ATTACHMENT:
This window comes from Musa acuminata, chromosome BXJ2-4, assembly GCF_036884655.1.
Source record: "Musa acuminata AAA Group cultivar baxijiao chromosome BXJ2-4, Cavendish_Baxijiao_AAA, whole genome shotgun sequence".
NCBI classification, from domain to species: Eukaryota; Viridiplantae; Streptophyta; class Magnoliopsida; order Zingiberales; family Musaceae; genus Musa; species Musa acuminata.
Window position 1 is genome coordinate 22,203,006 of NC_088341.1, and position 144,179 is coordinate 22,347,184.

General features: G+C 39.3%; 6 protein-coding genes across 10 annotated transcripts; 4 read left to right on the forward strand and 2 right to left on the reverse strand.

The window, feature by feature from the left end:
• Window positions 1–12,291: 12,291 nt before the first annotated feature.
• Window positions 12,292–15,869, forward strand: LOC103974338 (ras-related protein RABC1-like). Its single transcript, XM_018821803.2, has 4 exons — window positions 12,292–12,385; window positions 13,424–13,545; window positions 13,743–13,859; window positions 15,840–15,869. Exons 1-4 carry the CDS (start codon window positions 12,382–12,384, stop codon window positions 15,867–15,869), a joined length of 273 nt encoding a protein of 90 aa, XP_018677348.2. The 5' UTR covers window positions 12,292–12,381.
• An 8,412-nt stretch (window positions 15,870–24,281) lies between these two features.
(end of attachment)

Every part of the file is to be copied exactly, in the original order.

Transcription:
This window comes from Musa acuminata, chromosome BXJ2-4, assembly GCF_036884655.1.
Source record: "Musa acuminata AAA Group cultivar baxijiao chromosome BXJ2-4, Cavendish_Baxijiao_AAA, whole genome shotgun sequence".
NCBI classification, from domain to species: Eukaryota; Viridiplantae; Streptophyta; class Magnoliopsida; order Zingiberales; family Musaceae; genus Musa; species Musa acuminata.
Window position 1 is genome coordinate 22,203,006 of NC_088341.1, and position 144,179 is coordinate 22,347,184.

General features: G+C 39.3%; 6 protein-coding genes across 10 annotated transcripts; 4 read left to right on the forward strand and 2 right to left on the reverse strand.

The window, feature by feature from the left end:
• Window positions 1–12,291: 12,291 nt before the first annotated feature.
• Window positions 12,292–15,869, forward strand: LOC103974338 (ras-related protein RABC1-like). Its single transcript, XM_018821803.2, has 4 exons — window positions 12,292–12,385; window positions 13,424–13,545; window positions 13,743–13,859; window positions 15,840–15,869. Exons 1-4 carry the CDS (start codon window positions 12,382–12,384, stop codon window positions 15,867–15,869), a joined length of 273 nt encoding a protein of 90 aa, XP_018677348.2. The 5' UTR covers window positions 12,292–12,381.
• An 8,412-nt stretch (window positions 15,870–24,281) lies between these two features.